IRELAND, COUNTY CORK WITH KIDS – As Ireland’s largest county, Cork is difficult to place into a specific box. Does it have castles? Yes, in fact one of the most famous in all the land is located here. Does it have sheer stone cliffs that tumble into the pounding ocean? Yes, and the most dangerous areas are topped with picturesque lighthouses.
Does it have mountains draped in purple heather, valleys with lakes so clear you can see the deceptively deep bottom, or brightly colored cottages lining seaside village streets? Yes, yes, and yes.
Trying to sum up Cork with 6 highlights is a difficult task, so my best advice is to use these points as just a beginning to your adventure in Ireland’s “Rebel County.”
Activity 1: Explore Blarney Castle’s Extraordinary Gardens
Most people want to visit Blarney Castle to lay their lips upon the mystical stone set high in the ruined tower wall. And while that is fun, it’s what lies beyond the ‘stone of eloquence’ that makes a visit so much fun.
Throughout the vast estate you’ll find beautiful walks that lead to gardens, caves, a baronial manor, and even a bit of magic. Follow the pathways to places like the Poison Garden, where the apothecary grew the herbs you’ve read about in Harry Potter books, and the Rock Close, where standing stones tell a story of seven sisters and the wishing steps lead you to the Witch’s Kitchen. Sit beneath a Stone Age dolmen–if you dare–before wandering through the Fairy Glade.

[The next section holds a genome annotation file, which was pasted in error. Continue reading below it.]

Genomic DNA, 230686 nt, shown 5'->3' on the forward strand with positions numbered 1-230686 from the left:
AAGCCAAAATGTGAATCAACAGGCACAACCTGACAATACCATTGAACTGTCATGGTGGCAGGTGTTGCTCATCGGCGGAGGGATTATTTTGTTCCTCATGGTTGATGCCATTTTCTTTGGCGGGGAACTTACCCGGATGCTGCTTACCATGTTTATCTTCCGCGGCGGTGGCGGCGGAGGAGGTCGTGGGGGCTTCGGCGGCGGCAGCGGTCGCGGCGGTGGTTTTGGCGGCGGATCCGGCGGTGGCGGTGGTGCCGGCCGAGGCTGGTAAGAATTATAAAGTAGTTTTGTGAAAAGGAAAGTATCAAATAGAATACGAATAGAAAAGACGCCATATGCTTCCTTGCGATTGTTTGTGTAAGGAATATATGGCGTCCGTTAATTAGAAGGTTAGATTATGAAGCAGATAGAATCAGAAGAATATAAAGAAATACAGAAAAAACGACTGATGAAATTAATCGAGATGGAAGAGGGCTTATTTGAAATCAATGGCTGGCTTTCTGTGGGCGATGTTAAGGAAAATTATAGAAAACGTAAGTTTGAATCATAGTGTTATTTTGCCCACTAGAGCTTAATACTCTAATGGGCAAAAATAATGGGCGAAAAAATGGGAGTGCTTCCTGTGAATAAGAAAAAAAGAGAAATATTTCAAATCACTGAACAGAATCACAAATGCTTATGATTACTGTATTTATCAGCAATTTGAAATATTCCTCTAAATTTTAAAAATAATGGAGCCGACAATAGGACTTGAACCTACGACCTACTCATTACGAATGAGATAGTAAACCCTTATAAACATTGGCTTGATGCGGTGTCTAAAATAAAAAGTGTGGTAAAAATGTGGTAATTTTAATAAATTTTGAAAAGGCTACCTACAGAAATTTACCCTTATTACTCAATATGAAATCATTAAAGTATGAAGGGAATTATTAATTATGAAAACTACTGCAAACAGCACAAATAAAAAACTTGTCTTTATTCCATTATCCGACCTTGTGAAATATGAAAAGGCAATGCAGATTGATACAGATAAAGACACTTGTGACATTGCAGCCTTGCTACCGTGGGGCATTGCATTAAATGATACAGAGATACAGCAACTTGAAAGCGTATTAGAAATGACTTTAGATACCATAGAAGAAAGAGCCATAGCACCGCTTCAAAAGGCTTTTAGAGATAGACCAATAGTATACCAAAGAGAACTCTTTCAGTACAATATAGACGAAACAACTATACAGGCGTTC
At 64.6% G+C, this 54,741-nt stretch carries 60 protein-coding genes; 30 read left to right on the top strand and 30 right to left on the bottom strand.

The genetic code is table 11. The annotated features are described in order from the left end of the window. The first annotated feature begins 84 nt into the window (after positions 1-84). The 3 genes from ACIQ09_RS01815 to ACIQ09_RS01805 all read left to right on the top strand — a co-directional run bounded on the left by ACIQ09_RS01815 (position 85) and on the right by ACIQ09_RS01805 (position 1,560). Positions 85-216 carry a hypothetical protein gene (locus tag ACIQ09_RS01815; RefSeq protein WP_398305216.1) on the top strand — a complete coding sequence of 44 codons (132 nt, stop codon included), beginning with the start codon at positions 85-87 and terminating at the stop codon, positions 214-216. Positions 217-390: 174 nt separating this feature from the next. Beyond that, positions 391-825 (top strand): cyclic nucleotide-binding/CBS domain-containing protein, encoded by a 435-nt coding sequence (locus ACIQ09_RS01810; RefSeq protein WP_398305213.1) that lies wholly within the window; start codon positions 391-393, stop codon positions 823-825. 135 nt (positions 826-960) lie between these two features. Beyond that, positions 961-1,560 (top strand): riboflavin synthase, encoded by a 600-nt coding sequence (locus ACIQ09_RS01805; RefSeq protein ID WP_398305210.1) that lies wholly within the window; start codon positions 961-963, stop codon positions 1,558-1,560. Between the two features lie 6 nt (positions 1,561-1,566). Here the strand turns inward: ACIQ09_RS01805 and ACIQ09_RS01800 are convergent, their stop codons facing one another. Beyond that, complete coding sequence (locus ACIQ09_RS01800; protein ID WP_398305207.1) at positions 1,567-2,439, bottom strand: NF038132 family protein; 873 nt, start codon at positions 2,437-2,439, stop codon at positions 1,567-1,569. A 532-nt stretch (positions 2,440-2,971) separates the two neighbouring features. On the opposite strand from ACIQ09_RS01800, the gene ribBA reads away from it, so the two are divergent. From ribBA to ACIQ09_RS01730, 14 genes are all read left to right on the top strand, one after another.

Whatever you do, don’t rush through your visit. You’ll need at least 3 hours to explore Blarney Castle and Gardens. To get all the legends and tales be sure to purchase a souvenir audio guide, it will enhance your visit exponentially.
Activity 2: Wander through Kinsale’s History
The tiny seaside village of Kinsale is most well-known to tourists for it’s incredible dining, but long before the ‘foodies’ discovered this port town it was a final stop for provisions before ships set out on long voyages. British Naval Ships, Spanish military expeditions, and even pirates, left their mark in Kinsale.
Don & Barry’s Historic Stroll leads you from the remains of the medieval walls to the sinking of the Lusitania with intriguing stories, local legends, and amusing jokes that will keep the kids engaged.
Continue the ‘hands on’ history lessons with fun stops at the Courthouse & Regional Museum to see the Kinsale Giant, massive Charles Fort where you can explore nearly every nook and cranny of its ‘star fortification’, and a harbor cruise to give you the ‘ships eye view’ of arriving in Kinsale harbor.
And be sure to grab a bit to eat while you’re here- the options are nearly endless.
Activity 3: Go South to Mizen Head
It’s a beautiful drive along the cliffs of the Wild Atlantic Way to Mizen Head, Ireland’s most southwesterly point.
Plan to spend at least 45 minutes exploring Fastnet Hall, an engaging museum filled with all things maritime – from lighthouse keeper rolls and tide clocks to lighthouse models and marine wreckage.
The wind whips across the narrow peninsula as you venture down the cliff-side pathways (all safely fenced) to cross the concrete bridge that spans the chasm separating the end of the peninsula from the mainland. Look down- if you dare- you may see seals basking in the sun or whales swimming just off the rocky coast.
Follow the pathway to the world’s second radio transmission beacon, then the Old Fog Signal House (also a museum), before reaching the “light at the end of the world”–next stop USA.